There are two portions of SquirrelJME, the SquirrelJME Virtual Machine and the SquirrelJME Runtime. The virtual machine is the one which executes the program and provides an environment that runs on the operating system or other bare hardware. The runtime is the class libraries which provide a standard set of classes and interfaces which are used by Java programs. This document describes the requirements which are needed to have a virtual machine which can use the SquirrelJME runtime.
Note that J2ME was renamed to Java ME, so any mentions of Java ME retroactively mentions J2ME.
There are two cases where the runtime is used, those two cases are pure and hosted. There are two major differences between the two:
- All of the classes in the runtime are solely provided by SquirrelJME.
- More consistent.
- Portability is increased because there is less code to be ported.
- More likely to be less complicated.
- Requires more implementation work
- Runs an extra SquirrelJME APIs on top of an existing virtual machine.
- Hacks will be required for correct operation to match the semantics of Java ME.
- May have compatibility issues.
- Requires maintaining two separate programs.
- Faster to implement non-provided APIs, there is no need to implement the core APIs because the host environment provides them.
- Does not need a virtual machine to be modified to support SquirrelJME.
SquirrelJME operates in one of two fashions: Single Program Mode where only a single program is ran at once which eventually terminates, and Launcher Mode where a launcher is available and multiple programs can be launched and ran at the same time.
- Single Program Mode
- Simple to implement, only need to worry about a single program running at a time.
- Not possible to run other programs.
- Class initialization and static initialization is easier.
- Launcher Mode
- Potentially allows JARs to be loaded at run-time to run other programs.
- Provides an interface for selecting JARs to be ran.
- Allows multiple programs to be ran at the same time.
- Requires that different program execution domains be supported, this is because static variables need to be initialized for each program.
Requirements of Java ME
Java ME is different from Java SE and operates in a slightly different fashion. However, every conforming Java SE JVM can run Java ME programs but the same is not possible in most cases because Java ME is a subset of Java SE.
JAR Resource Lookup
Class.getResourceAsStream() in Java ME, there is a strict method
in how resource lookup is performed. A single JAR is considered to be a single
unit where resources and classes are located. A class within one unit is not
able to access the resources in another unit. Class files should not be visible
to this method and not accessible as resources, the reason for this is that
output executables may be ROMized which would destroy the class files that
executable code is derived from.
As an example, here is a set of two JAR files:
This would be the result of multiple
Class.getResourceAsStream() calls from
Foo-> onlyinfoo.txt: Returns foo.jar/onlyinfoo.txt.
Foo-> onlyinbar.txt: Returns
Foo-> inboth.txt: Returns foo.jar/inboth.txt.
Foo-> Foo.class: Should return
Foo-> Bar.class: Should return
Bar-> onlyinfoo.txt: Returns
Bar-> onlyinbar.txt: Returns bar.jar/onlyinbar.txt
Bar-> inboth.txt: Returns bar.jar/inboth.txt.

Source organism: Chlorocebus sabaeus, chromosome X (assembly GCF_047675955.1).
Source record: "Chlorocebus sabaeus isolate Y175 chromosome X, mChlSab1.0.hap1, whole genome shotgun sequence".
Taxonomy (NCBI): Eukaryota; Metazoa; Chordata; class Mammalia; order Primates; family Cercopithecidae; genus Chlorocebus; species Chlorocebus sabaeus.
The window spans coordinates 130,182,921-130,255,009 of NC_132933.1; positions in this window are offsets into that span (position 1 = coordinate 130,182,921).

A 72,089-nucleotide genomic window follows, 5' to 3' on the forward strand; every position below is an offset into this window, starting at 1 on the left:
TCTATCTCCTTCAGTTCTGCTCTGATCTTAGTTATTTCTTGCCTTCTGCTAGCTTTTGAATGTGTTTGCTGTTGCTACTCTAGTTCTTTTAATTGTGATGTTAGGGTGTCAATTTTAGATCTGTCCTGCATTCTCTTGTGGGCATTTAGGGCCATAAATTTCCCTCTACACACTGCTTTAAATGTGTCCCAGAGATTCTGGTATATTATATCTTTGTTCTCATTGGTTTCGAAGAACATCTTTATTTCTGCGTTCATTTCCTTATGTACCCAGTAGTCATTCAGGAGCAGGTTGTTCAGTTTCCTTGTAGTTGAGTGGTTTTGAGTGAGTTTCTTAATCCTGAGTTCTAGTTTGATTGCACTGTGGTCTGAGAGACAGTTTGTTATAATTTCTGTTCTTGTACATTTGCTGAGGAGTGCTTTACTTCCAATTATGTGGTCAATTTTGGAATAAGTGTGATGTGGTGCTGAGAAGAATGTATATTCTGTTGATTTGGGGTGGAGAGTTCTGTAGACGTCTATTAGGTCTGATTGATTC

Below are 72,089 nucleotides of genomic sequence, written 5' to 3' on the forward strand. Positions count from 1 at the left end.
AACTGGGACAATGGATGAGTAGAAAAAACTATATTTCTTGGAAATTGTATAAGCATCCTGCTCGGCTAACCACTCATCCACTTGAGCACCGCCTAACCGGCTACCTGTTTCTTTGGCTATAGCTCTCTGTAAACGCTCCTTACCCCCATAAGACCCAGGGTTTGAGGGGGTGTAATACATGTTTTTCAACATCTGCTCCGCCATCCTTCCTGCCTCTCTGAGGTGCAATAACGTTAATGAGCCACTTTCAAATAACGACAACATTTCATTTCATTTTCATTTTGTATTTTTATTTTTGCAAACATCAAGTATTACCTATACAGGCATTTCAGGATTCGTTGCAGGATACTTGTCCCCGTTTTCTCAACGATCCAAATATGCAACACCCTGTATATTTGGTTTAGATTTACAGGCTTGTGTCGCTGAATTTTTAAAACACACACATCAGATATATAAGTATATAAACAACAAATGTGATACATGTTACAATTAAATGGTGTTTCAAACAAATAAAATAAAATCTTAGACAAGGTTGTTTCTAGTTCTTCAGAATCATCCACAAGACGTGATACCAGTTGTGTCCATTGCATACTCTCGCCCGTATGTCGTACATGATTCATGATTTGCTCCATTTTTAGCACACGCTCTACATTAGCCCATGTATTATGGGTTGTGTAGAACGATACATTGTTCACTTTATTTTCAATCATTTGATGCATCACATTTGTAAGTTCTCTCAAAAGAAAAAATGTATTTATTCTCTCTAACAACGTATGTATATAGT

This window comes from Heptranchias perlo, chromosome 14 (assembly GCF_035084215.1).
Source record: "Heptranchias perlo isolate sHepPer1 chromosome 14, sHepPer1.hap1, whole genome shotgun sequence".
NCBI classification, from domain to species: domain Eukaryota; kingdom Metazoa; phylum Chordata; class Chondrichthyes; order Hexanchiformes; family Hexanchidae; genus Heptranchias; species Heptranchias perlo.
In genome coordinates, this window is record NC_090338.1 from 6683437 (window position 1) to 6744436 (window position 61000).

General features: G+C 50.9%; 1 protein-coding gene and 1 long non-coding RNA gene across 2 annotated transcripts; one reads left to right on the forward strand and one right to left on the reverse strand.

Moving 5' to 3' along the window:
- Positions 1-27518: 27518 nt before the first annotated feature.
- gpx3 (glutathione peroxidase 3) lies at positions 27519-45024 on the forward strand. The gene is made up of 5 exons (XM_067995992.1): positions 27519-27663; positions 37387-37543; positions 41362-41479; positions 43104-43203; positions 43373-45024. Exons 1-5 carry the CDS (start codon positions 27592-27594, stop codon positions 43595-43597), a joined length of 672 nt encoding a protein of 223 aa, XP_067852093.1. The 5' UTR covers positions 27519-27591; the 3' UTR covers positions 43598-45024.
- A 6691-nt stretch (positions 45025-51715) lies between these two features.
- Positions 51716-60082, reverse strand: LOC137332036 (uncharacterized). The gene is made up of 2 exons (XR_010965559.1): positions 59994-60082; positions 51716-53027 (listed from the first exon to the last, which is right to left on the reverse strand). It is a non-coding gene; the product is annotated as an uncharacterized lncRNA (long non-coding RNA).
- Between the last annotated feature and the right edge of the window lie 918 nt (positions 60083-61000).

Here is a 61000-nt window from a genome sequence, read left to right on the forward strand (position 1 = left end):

Bar-> Foo.class: Should return
Bar-> Bar.class: Should return
This reason for this is that in each JAR, there is a resource called META-INF/MANIFEST.MF. This resource is used and looked up my programs which are MIDlets in order to obtain their application properties. It also is used by the run-time to determine what a JAR is and what it supports.
Class Loading And Lookup
Unlike Java SE, there are no
ClassLoaders. Java ME operates entirely on a
single two tier approach. The first tier are classes which are built-in and
available to every program. The second tier are classes which are not
built-in and which have been loaded dynamically from the launcher. When a
class is looked up, the order is always built-in classes first. If a program is
currently being executed then it may only look up classes which exist in its
execution context. If two programs are loaded they are both in two different
execution contexts and they cannot lookup each others classes. Thus if two
JARs have the same class, it will only use the class that is in their same
Virtual Machine Structure
The virtual machine is structured like a micro-kernel in that there is a kernel and each task which runs on the machine is its own process with its own memory space.
For simplicity, sanity, and portability; SquirrelJME has a very simple means to provide support for many systems and is designed in a way to reduce the amount of work that is required to support various systems. This means that porting SquirrelJME will be very simple and straightforward once the base semantics of the virtual machine are implemented.
Both kernel and user-space tasks require that system calls be made available.
This means an implementation of the
cc.squirreljme.runtime.cldc.SystemCaller class. Regardless
for the kernel or the user-space, the
_CALLER field must be set in
cc.squirreljme.runtime.cldc.SystemCall. For additional
support, it is possible for
__systemCaller() be replaced as needed to return
the appropriate instance of
SystemCaller if the field cannot statically
be set by the virtual machine.
The kernel task is required to create an implementation of the
cc.squirreljme.runtime.kernel.Kernel class. The actual
implementation can vary according to the required means.
The system call interface that can be used in the kernel task is an
is capable of calling into the kernel as needed. The
_CALLER field is set to
User-space tasks use IPC to communicate with the kernel process and as such the
recommended means of handling that is by implementing
field is set to this caller.